Livia

    Page 1 of 5 - About 42 Essays
  • Roles Of Women In Roman Empires

    During both the Roman and Persian Empires, women played an important and pivotal role in their societies. These women held both public and political positions in their empires, and possessed the authority that women in previous times had never had before. Both the Roman and Persian women who obtained this power did so in different ways, and these women also both conducted themselves differently once obtaining this uncommon privilege. Livia and Esther were both some of the first patricians in their respective ancient societies. They served under both emperors and a king, and through both their sexuality and intellect, they rose to a prominent and powerful position. Livia was known mostly for her relationship with Augustus Caesar, born Julius…

    Words: 1007 - Pages: 5
  • Livia Quotes

    Usually, when you have a premise that's pretty much about government conspiracies and political espionage, the hero or the heroine is the star of the team and has swag and confidence and pretty much everything. Clumsy spies are oftentimes skipped in lieu of these individuals who can charm the reader with their smiles and swagger, but Livia has none of that. She is clumsy, error-prone, and insecure; there are people who hate the very sight of her because of her mistakes, and the people who hired…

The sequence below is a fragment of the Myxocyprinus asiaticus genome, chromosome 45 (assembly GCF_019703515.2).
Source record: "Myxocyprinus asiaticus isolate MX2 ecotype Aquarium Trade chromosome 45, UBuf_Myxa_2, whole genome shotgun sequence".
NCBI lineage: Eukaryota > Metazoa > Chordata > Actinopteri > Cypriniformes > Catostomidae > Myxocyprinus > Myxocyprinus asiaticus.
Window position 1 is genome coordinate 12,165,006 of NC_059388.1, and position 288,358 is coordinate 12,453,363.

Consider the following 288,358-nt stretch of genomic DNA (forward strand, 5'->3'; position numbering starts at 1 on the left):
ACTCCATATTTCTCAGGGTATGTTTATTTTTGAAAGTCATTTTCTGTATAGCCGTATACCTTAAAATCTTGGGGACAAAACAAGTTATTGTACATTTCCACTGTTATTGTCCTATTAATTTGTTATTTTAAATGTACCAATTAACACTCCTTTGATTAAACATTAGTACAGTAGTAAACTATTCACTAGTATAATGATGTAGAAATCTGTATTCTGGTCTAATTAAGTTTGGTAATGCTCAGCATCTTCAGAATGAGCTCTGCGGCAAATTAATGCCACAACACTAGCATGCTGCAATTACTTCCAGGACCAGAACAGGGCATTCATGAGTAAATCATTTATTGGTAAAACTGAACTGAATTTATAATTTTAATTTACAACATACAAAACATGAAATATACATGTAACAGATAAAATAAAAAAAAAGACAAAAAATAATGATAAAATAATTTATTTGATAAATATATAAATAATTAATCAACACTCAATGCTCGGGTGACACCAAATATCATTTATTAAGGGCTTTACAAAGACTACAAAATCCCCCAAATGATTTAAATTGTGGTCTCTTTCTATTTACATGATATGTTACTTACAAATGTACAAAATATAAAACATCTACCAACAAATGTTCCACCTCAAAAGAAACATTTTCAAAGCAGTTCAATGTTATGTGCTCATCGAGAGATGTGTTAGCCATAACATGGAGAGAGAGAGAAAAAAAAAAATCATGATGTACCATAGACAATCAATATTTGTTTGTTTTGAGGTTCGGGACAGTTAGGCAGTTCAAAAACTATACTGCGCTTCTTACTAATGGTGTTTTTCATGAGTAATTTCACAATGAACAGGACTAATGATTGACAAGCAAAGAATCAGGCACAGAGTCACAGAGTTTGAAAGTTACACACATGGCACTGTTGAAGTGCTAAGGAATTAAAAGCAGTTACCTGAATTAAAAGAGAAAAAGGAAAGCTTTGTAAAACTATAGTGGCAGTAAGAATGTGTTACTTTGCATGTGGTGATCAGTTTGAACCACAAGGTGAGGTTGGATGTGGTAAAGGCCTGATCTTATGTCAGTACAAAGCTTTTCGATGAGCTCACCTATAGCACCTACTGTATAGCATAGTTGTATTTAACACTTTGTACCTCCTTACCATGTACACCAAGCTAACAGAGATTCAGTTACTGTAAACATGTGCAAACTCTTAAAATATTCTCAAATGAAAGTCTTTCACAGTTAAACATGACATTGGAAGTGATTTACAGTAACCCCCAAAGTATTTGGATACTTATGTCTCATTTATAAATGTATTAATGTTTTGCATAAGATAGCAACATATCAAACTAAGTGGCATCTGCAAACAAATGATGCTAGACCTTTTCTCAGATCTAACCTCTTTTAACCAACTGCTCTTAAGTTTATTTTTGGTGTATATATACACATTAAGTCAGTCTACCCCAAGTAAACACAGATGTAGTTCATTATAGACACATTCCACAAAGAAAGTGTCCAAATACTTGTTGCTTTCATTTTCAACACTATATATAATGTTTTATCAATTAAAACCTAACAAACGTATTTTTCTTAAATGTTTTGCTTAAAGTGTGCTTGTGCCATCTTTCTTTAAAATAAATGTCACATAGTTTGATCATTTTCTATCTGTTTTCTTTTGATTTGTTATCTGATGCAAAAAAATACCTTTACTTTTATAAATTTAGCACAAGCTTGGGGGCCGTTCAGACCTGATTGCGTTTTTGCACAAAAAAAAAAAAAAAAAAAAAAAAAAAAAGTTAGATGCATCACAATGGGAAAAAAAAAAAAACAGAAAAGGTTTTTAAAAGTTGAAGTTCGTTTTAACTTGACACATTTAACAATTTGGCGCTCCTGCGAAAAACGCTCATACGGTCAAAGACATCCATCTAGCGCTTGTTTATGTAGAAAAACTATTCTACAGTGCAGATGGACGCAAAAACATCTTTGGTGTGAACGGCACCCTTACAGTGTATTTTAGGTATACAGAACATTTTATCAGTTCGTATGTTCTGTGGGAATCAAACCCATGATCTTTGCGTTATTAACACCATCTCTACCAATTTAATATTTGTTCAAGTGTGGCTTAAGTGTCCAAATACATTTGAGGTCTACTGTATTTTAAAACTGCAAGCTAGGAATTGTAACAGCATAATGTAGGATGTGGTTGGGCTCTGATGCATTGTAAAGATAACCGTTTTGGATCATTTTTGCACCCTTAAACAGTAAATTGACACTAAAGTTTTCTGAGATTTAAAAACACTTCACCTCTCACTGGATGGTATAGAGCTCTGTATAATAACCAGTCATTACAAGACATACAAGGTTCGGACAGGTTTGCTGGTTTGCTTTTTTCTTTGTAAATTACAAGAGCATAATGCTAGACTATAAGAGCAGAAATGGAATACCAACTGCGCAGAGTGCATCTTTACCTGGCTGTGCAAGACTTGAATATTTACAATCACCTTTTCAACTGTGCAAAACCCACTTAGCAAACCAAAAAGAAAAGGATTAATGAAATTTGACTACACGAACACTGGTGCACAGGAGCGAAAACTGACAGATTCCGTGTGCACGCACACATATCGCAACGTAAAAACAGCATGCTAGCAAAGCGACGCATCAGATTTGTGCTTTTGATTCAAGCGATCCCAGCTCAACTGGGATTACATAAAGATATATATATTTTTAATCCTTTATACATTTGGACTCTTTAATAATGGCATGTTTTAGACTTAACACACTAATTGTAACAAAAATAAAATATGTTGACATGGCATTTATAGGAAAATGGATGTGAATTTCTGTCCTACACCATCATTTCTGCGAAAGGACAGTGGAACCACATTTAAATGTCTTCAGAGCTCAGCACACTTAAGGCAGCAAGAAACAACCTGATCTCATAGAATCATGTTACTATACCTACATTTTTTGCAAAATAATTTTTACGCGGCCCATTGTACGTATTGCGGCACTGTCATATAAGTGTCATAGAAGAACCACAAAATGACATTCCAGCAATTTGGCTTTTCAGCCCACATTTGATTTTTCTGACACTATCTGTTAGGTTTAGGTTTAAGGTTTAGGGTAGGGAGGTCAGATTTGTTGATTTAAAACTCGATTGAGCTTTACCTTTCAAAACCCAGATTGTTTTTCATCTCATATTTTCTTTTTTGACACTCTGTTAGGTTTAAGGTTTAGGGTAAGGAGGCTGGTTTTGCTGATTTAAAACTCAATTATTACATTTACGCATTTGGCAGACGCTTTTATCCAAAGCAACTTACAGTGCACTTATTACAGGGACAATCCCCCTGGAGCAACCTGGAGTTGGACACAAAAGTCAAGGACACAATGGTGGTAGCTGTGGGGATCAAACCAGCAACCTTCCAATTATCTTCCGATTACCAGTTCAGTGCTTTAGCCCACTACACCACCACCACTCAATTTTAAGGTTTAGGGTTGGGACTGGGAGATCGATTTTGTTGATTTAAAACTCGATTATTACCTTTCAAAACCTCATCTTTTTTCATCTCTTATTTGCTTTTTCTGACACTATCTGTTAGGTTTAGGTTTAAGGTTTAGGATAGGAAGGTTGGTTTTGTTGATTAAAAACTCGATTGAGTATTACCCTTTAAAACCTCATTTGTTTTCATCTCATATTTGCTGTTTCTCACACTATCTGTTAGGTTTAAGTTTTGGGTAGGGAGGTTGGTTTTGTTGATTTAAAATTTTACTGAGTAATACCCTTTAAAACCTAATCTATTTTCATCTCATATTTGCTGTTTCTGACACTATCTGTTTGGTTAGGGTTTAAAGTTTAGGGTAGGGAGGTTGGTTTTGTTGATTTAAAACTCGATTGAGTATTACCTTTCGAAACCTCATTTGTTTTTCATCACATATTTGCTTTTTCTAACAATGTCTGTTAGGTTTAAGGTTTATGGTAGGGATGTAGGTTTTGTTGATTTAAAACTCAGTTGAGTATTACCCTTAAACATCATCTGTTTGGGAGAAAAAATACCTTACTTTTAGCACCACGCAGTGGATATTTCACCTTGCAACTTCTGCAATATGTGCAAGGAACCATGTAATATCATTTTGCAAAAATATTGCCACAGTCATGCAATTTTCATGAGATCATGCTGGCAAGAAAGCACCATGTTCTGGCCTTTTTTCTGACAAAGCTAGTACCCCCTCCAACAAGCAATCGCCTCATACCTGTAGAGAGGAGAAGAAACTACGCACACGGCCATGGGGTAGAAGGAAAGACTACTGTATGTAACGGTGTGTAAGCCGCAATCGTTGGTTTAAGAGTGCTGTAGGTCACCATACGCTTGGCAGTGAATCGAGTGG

Words: 1053 - Pages: 5
  • Livia Book Review

    I decided to choose Livia: First Lady of Imperial Rome for my book review, an MLA citation for this title can be located at the bottom of this review. This book, awarded Outstanding Academic Title for 2003 by Choice Magazine, was written by Anthony A. Barrett, an accomplished writer. Including this book, he has published ten historical volumes, including Caligula: The Corruption of Power, Agrippina: Sex, Power, and Politics in the Early Empire, Aggripina: Mother of Nero, and The Epigrams of…

    Words: 1348 - Pages: 6
  • Julia's Influence On The Character Of Livia

    In his will, Augustus formally adopted her into his line, with the name Julia Augusta. Inscriptions, art works, and coins as well as literary sources attest to the elevated political, and social status of this woman. In an onyx cameo of Livia, displays at Vienna’s Kunsthistorisches Museum, she is holding a bust of the deified Augustus . Here, Livia wears a diadem and displays attributes of several goddesses. Likewise, in many life-size statues of her, probably dating from after 14 CE, Livia…

    Words: 1010 - Pages: 5
  • Tranio And Livia Short Story

    Livia was talking about her dad was chasing a goat through the store. Then the ground rumbled and the people said, “Rumble down, tumble down, great city walls Feel the ground grumble the citizen stumble When the earth shakes, and tumble down, tumble down. Then something happened then the people were scared. The people were so scared they shot in the air so the people would know to fall to the ground and take cover. The people then went back to their usual day. Then the day the dad got…